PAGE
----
Thankfully, there’s nothing remotely subtle about what happens next. Commodus, all smiles, asks “the Spaniard” to remove his mask and state his name, intending to honor him. Maximus coldly replies, “My name is Gladiator,” and starts to walk away. Turning one’s back on the emperor is an insult, which Maximus knows perfectly well; it’s a big stretch to think he would actually do something so blatantly disrespectful, as it could easily get him killed on the spot, to little purpose. But who gives a damn about plausibility? What’s important is getting Maximus to face the other way, so that he can remove the helmet and then slowly turn back around as Scott simultaneously pushes in for a close-up. This shot is only maybe two notches down from Dramatic Chipmunk, and I suppose detractors would deem it cheesy. But clichés are clichés because they’re effective, even if becoming a cliché inevitably makes them somewhat less effective. Here, Maximus’ slow turn to reveal his face, Scott’s camera moving forward to make sure that face filling the screen, Crowe’s glowering expression, and the staccato surge in Hans Zimmer’s score all combine to create a thrillingly cathartic moment—one that the audience has awaited for roughly an hour.

Crowe’s Best Actor award also frequently gets cited as an Oscar injustice, which is absurd. Not that he necessarily gave that year’s best performance—I’d probably name Mark Ruffalo for You Can Count On Me, and others might champion Christian Bale (American Psycho) or Tom Hanks (Cast Away) or a host of others. But genuine movie-star charisma is rare, and while Crowe has given performances that are more interesting and more daring and more technically proficient, he’s never been as old-school-Hollywood commanding as he is here. Reportedly, Crowe hated the whole “I will have my vengeance” speech and tried to avoid delivering it, which makes perfect sense—on the page, that speech reads incredibly hokey. It’s hardly an actor’s dream. But Crowe commits to it anyway, and if he opts to underplay the lines ever so slightly, that only makes Maximus come across as more steely and determined. Besides, Zimmer takes up the slack by hitting each of the items on Maximus’ curriculum vitae—“father to a murdered son,” “husband to a murdered wife,” etc.—with its own brass flourish, just as Maximus takes several steps toward Commodus. It’s all perfectly engineered to deliver a dopamine rush, and it works like gangbusters.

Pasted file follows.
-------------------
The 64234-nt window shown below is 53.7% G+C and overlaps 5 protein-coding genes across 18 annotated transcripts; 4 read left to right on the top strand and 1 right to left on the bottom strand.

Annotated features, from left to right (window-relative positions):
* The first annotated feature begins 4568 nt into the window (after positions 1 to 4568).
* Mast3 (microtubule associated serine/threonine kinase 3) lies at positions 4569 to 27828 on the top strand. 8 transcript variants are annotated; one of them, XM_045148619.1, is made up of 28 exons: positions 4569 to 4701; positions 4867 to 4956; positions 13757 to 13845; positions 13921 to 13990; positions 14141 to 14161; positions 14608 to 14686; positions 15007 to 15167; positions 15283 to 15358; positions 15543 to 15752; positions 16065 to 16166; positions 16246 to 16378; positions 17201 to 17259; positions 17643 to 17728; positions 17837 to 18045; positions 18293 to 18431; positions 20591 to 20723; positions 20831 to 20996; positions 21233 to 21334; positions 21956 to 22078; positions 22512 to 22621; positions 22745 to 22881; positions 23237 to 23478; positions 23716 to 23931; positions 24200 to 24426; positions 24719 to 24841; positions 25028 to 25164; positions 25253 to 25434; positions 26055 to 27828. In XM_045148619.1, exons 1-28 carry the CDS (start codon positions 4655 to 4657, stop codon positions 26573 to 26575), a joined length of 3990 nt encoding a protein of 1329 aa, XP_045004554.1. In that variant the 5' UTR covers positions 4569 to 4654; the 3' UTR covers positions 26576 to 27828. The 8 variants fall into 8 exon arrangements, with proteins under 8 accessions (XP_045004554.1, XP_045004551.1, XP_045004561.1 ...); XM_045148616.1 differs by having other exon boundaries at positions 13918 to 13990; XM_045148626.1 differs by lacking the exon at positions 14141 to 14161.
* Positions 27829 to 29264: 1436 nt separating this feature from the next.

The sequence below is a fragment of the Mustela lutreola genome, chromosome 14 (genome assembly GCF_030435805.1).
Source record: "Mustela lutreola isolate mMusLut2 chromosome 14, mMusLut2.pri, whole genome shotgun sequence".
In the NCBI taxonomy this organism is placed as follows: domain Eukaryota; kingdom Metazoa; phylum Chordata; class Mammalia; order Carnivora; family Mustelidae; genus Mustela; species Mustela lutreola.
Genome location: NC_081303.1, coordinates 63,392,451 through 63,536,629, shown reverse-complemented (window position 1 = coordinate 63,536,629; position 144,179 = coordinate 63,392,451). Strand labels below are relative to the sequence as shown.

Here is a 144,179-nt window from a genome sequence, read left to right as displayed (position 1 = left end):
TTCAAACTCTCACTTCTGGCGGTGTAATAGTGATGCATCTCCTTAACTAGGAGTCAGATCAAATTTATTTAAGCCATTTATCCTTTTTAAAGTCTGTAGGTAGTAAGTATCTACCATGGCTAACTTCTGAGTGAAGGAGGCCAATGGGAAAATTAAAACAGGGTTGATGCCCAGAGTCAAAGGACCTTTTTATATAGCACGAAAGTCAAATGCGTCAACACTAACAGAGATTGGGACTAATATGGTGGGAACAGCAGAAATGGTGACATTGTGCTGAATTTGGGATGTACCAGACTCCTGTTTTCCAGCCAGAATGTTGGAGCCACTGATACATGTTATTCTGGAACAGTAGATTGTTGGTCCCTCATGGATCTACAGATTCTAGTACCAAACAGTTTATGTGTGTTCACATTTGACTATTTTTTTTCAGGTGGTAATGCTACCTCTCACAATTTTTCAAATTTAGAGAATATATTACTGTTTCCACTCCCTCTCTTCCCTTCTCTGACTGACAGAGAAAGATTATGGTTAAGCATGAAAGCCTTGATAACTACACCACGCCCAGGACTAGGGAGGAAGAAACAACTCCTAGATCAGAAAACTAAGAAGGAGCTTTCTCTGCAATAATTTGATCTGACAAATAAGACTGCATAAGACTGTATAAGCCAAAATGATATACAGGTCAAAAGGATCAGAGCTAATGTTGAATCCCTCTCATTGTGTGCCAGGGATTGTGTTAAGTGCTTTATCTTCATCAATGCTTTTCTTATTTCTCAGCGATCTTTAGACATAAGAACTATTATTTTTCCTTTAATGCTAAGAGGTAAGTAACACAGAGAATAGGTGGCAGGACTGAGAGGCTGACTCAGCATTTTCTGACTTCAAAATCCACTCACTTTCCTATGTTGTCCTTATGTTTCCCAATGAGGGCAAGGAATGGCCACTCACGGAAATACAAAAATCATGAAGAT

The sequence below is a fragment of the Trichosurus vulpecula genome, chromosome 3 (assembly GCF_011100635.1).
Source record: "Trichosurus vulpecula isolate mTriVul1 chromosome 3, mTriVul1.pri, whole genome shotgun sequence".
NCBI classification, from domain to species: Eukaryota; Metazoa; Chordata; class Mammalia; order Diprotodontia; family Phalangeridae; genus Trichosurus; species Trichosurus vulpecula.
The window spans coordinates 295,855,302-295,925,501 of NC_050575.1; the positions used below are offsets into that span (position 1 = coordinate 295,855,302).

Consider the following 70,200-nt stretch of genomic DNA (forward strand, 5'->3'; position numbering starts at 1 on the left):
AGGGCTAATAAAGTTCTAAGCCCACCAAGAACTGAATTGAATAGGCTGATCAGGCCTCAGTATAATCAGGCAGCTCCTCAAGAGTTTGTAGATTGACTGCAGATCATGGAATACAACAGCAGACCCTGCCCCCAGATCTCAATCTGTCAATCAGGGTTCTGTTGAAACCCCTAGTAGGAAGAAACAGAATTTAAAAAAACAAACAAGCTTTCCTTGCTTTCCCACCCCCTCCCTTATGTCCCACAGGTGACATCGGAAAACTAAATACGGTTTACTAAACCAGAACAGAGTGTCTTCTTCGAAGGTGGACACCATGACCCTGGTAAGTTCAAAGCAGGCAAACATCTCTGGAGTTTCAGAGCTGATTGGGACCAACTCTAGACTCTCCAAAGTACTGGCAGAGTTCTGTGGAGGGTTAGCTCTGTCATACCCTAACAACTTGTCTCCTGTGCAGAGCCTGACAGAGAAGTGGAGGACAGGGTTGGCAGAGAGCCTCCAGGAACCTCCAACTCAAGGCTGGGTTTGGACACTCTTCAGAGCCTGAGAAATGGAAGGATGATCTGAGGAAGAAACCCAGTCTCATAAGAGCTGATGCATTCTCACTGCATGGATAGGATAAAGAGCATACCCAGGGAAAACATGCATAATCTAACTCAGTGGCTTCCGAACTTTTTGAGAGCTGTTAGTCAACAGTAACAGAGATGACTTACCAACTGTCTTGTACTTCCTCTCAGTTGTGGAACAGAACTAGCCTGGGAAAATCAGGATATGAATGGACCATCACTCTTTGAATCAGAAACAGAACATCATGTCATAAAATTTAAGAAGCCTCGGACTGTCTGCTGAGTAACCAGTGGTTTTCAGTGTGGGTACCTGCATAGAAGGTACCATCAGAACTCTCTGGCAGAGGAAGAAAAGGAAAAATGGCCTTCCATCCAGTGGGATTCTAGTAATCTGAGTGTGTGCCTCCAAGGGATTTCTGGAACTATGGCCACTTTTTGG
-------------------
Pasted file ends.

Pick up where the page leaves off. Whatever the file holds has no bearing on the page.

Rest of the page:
Phoenix, for his part, chooses to act the latter half of this scene almost entirely with his lower lip, which quivers so hard it seems to be trying to escape his face and hide in his tunic. He was only 26 when he made Gladiator—it was his first really notable role, apart from To Die For five years earlier—and it’s hard to remember now how counterintuitive his casting seemed at the time. Since he’s playing the villain (the film’s Commodus is a highly fictionalized version of a real-life Roman emperor), it’s not a problem that he’s acting in a very different register than Crowe and the rest of the cast (excepting Oliver Reed). His grandiose sniveling certainly doesn’t qualify as subtle, but it’s tremendously entertaining, especially when Commodus is at his most “vexed.” Likewise, Phoenix chooses to telegraph Commodus’ fear and anxiety when Maximus reveals him, rather than portray a man desperately trying to hide those emotions and only partly succeeding (which would be the subtle approach). That way, it’s abundantly clear that Commodus refrains from having Maximus killed solely because doing so would anger the crowd. These are big, broad elements that benefit from big, broad treatment; not going for broke would only result in a tepid movie.


Unfortunately, the odds of going viral with a piece entitled “Subtlety Has Its Time And Place, But Let’s Not Disregard the Thrillingly Obvious, Which Can Be Pretty Awesome Too” are exceedingly slim.